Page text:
Wednesday, August 10, 2016

Trump's Comments About "Second Amendment People"

Back on May 1st, I opted out of the discussion of this year's presidential race.  Not because I don't have plenty of opinions, but because I care too much and felt that following and being involved in the discussion of this year's race was simply causing too much stress in my life.  

I still stick by my decision to bow out, but I simply could not keep quiet about the latest, and perhaps most egregious, sound bite to come from Donald Trump.  

In case you're clueless, at a campaign stop in North Carolina, Trump said that "Second Amendment people" could "do something" to stop Hillary Clinton from appointing anti-gun justices to the Supreme Court.  

My first reaction, when I heard about what he had said, was to assume liberals were blowing out of proportion something stupid that Trump had said.  That happens, after all, on a weekly basis.  Not that I don't think Trump is capable of literally saying anything, but advocating the assassination of an opponent is a bit much.  After reading more about it, I went back and forth about whether he was genuinely talking about assassination, or if he was - as he and his PR people have claimed - talking about how Second Amendment people are really good at uniting and can therefore stop Hillary at the polls.

I decided the only way to honestly evaluate it was to watch the whole clip, in context.  So I did that. If you want to watch it yourself, find it here, starting at about 56:45 (start at about 56:00 if you want to see the whole thing in context).  

The bigger context was Trump listing off bullet points (no pun intended) of things (he says) Hillary wants to do as president, and contrasting them with things he will do as president instead. The fourth item on his list was: "Hillary wants to essentially abolish the Second Amendment." After stating this, he notes that Hillary, as president, will be able to pick whatever (anti-gun) justices she wants for the Supreme Court, and there will be "nothing you can do" about it.  As people in the audience begin to boo and catcall, he says: "Although the Second Amendment people ... maybe there is, I don't know."  

When you watch the entire thing in context, it does seem pretty overwhelmingly clear that Trump was making an assassination joke, and not talking about Second Amendment supporters uniting to stop her at the polls.  He wasn't talking about electing Hillary Clinton.  He was talking about Hillary Clinton - as president - appointing anti-gun justices to the Supreme Court, which would help her (in Trump's view, anyway) to "essentially abolish" the Second Amendment.  No way to stop that once she's president, he says - except maybe if the "Second Amendment people" do something.  In context, the implication is very, very clear.  He even goes on to note that it "would be a horrible day" if she were able to appoint justices to the Supreme Court.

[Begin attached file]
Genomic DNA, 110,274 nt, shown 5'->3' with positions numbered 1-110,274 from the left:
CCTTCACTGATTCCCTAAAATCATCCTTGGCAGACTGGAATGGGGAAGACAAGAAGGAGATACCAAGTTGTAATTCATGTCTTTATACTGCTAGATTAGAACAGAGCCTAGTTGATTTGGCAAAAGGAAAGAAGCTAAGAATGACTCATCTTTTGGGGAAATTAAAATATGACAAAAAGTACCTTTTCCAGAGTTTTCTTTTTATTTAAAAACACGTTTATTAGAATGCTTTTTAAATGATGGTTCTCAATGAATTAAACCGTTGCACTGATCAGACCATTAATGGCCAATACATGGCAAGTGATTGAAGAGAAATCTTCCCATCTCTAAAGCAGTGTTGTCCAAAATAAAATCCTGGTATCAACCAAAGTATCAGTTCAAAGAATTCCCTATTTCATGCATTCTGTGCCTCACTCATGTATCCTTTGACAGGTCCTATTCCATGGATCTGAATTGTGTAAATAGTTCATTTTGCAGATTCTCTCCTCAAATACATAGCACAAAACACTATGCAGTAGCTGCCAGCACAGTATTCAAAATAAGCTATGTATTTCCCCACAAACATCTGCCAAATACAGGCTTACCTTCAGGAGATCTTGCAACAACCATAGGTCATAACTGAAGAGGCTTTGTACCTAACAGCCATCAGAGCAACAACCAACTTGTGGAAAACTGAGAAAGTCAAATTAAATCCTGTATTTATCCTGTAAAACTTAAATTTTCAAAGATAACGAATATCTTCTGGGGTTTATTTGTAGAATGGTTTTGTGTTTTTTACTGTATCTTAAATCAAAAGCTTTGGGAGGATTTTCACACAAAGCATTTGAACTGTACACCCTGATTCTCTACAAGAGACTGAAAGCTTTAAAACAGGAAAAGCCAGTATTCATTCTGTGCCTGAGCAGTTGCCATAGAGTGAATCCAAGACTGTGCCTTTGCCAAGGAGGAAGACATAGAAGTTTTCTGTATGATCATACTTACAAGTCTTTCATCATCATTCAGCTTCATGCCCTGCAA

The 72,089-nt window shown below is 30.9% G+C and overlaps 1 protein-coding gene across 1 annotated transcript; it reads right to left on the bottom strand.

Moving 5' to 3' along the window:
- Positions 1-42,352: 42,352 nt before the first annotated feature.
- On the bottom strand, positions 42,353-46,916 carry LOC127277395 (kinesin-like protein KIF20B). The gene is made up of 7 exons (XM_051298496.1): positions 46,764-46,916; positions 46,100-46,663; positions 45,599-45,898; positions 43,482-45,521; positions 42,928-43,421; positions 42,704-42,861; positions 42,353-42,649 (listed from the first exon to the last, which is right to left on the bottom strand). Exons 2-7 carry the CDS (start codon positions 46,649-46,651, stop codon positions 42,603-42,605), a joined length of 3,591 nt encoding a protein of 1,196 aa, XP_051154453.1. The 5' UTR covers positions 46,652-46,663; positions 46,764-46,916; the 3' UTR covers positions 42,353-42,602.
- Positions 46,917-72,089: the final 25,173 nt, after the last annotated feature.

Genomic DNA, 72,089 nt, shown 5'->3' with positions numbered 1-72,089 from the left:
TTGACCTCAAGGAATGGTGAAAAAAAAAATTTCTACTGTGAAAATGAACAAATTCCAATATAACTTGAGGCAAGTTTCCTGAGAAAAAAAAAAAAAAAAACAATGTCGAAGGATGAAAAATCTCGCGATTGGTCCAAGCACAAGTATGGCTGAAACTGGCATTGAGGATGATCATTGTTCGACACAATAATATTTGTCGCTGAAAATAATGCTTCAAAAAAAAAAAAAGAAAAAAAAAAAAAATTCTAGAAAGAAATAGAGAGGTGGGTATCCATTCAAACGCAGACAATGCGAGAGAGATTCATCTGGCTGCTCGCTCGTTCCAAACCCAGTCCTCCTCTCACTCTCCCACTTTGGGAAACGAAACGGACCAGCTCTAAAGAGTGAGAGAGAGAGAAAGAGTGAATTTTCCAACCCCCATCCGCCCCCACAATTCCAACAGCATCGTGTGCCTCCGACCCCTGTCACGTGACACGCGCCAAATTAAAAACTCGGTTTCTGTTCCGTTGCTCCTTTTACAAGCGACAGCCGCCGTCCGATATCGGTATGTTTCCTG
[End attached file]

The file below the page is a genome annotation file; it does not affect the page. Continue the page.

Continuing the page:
If he were talking about stopping Hillary on election day, why would he say there was "nothing you can do" about it, except "maybe" the Second Amendment people? That would be Donald Trump suggesting he can't beat Hillary Clinton, and unless you live under a rock, you know that Trump would never, ever openly suggest that he can't beat Hillary.    

Aside from the context, there are a few other important clues to his meaning as well.  First, his tone of voice.  You have to watch the video to hear it, but his tone of voice when he makes the comment - sort of as a joke out of the side of his mouth - makes it clear that he's joking about assassination and not making a serious statement about the uniting power of Second Amendment supporters.  His tone, alone, makes that argument ridiculous.  

Second, and perhaps most importantly, is the crowd reaction.  Clearly people in the crowd thought he was joking about assassination.  After he makes the statement, you can hear tittering laughter, and you can see it on the faces of a number of people in the audience behind Trump. For instance, if you watch the video, you'll see an older, bearded man on the right turn to his wife and say "Woaaah!" before they both break into laughter.  

It is abundantly clear from watching and listening to the audience's reaction that they took his comment as a joke about Second Amendment people taking Hillary out. 

So what now? Trump made an assassination joke about his opponent. There's no question it WAS a joke - that much is obvious from his tone and demeanor and the audience's reaction.  He wasn't actually calling for someone to shoot Hillary.  And certainly nothing Trump says will stop his most ardent supporters from supporting him (this is a guy who openly mocked a handicapped person on stage, accused a female reporter of being on her period because she asked tough questions, and made a joke about his dick size during a presidential primary debate, after all). But there can be no doubt that this latest remark by Trump simply adds to what is already the most outrageous and dangerous candidacy by a major party candidate in the history of the United States.  

And I don't say that lightly. I have studied and even written a book (an Amazon bestseller!) about the history of American political parties, so I know what politics in America is like and what it's been like.  There have been some nasty campaigns in the past and some really devious and dangerous candidates.  But there has never been a candidate for a major party who represents such a serious threat to the stability and integrity of the Executive branch of the U.S. government.  Statements like the one he made in North Carolina - even jokes - are evidence of that.